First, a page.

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The Early Impacts of COVID-19 on the Community College Student Experience

In mid-March, community colleges across the country transitioned from predominantly face-to-face classes to online instruction practically overnight as a result of the COVID-19 pandemic. Colleges faced the daunting task of making rapid decisions about operations and instruction with little data or common reference points. Faculty had to restructure their courses to fit an online environment, although many instructors had never previously taught an online course. And students struggled with challenges associated with adapting to the online environment. To make matters more difficult, many of them did not have access to a dependable computer and/or adequate and reliable internet.

Dr. Linda GarciaDr. Linda Garcia

To help community college leaders understand what their students were experiencing, the Center for Community College Student Engagement offered a free online survey focused on how students were managing all the changes that came with the pandemic. The survey asked students about the information and support they were receiving from their college and from their instructors, the challenges they were facing as a result of the sudden transition to online classes, and their level of concern regarding food and housing security. The survey was administered between April 29 and June 9.

Twenty-five community colleges from 10 states administered the survey. Highlighted below are some of the results from nearly 13,000 student responses:

  • Community colleges were supportive of their students.

Eighty-eight percent of respondents agreed that their college had been generally supportive of them during the COVID-19 pandemic. Additionally, more than 80% said their college had done a good job helping them adapt to changes in instruction, especially in providing enough information to help them make the transition to online instruction.

Mike BohligMike Bohlig

When it came to support services, around 80% of respondents said they were satisfied with the services (academic advising, financial aid advising, career counseling, access to tutoring and access to library resources) offered by their college.

  • Black or African American students experienced more challenges and concerns than others.

Thirty-six percent of Black or African American students said accessing a reliable computer or laptop was a challenge, compared with 24% of Hispanic or Latinx students and 14% of White students. Forty-six percent of Black or African American students said they had to share a computer with other family members, compared with 37% of Hispanic or Latinx students and 23% of White students.

Also, 67% of Black or African American students expressed concern about having enough food for themselves and/or their family, compared with 60% of Hispanic or Latinx students and 44% of White students. More than 70% of Black or African American students were concerned about paying utility bills and paying their rent or mortgage. These concerns were also true for more than 65% of Hispanic or Latinx students and more than 50% of White students.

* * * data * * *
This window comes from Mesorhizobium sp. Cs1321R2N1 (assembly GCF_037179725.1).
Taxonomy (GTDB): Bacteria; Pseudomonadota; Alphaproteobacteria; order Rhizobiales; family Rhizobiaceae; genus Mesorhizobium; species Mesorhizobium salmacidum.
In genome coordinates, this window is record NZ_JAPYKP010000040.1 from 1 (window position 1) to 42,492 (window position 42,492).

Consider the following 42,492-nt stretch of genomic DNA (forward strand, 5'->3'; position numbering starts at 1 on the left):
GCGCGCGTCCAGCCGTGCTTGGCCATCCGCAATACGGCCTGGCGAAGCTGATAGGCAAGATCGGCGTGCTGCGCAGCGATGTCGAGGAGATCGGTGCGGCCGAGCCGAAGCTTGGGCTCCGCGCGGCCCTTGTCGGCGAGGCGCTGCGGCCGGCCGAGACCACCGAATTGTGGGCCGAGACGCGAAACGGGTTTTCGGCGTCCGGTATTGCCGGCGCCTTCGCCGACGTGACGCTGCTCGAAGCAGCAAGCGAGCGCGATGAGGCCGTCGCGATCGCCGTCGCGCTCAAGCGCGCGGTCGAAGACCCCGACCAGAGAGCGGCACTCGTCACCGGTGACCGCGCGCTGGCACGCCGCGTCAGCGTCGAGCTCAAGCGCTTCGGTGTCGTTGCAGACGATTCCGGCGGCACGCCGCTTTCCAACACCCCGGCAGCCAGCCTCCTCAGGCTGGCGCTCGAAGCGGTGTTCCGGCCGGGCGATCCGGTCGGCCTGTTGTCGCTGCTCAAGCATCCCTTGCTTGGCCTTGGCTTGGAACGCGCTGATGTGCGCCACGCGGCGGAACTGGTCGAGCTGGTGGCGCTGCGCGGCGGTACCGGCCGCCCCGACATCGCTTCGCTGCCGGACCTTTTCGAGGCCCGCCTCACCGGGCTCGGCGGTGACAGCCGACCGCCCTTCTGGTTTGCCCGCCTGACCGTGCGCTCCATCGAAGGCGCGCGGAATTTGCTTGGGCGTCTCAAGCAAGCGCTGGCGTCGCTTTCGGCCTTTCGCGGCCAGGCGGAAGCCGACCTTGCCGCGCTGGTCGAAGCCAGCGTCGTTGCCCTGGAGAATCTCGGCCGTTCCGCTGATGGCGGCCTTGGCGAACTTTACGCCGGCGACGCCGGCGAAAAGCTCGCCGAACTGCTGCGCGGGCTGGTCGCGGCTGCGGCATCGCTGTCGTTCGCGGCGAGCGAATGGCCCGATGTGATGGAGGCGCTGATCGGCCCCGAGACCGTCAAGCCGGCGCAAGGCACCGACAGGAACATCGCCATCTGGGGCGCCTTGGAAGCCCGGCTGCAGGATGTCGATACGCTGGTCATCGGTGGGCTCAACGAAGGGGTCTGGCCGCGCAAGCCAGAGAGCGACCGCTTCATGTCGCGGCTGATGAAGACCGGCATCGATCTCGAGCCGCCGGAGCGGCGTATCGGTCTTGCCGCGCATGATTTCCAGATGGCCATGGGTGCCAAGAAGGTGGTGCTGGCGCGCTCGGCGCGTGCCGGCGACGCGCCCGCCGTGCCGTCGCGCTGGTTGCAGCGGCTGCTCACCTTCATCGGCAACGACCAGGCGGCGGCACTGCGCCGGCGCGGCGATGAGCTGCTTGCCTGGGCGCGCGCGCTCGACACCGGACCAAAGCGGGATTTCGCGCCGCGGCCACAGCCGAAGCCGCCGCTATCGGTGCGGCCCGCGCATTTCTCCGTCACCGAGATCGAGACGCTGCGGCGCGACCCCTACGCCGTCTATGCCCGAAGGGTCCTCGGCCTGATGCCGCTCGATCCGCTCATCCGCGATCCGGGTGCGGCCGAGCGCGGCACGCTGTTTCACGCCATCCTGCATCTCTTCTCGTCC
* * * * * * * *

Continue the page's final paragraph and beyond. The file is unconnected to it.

• Students’ working hours were impacted.

Of the 74% of students who worked and attended college prior to COVID-19, 61% reported their work hours were reduced. Among these students, 7% lost their job. Of the students whose hours were not reduced and who did not lose their job, 52% reported their work hours increased as a result of the

Courtney AdkinsCourtney Adkins


  • More students preferred hybrid classes.

When asked which of three instructional formats they preferred, 42% of students chose in-class only instruction, 46% chose hybrid classes, and 12% reported they preferred online only instruction.

  • Finding a job, feeling isolated and paying for school were among the students’ top concerns.

The survey asked students to indicate their level of concern—slightly concerned, somewhat concerned or very concerned—about several topics. When the responses were combined, students indicated the most concern about the following topics:

Finding a job after completing their educational goals      76%

Feeling isolated                                                                          75%

Paying for their education                                                         73%

Access to health care                                                                  65%

Access to mental health services                                             58%


Community colleges that administered the survey include Blue Mountain Community College (OR), Central Oregon Community College (OR), Chemeketa Community College (OR), Clackamas Community College (OR), Clatsop Community College (OR), Coffeyville Community College (KS), College of the Mainland (TX), Columbia Gorge Community College (OR), Diné College (AZ), Indian Hills Community College (IA), Jackson College (MI), Lane Community College (OR), Linn-Benton Community College (OR), Metropolitan Community College (MO), Mt. Hood Community College (OR), North Central Texas College (TX), Oregon Coast Community College (OR), Portland Community College (OR), Rogue Community College (OR), Shawnee Community College (IL), Skagit Valley College (WA), Southwestern Oregon Community College (OR), SUNY Broome Community College (NY), Treasure Valley Community College (OR) and Umpqua Community College (OR).

For more information about the Center for Community College Student Engagement, visit


Dr. Linda L. GarcĂ­a is executive director; Mike Bohlig is assistant director of research, and Courtney Adkins is assistant director of publications at the Center for Community College Student Engagement.

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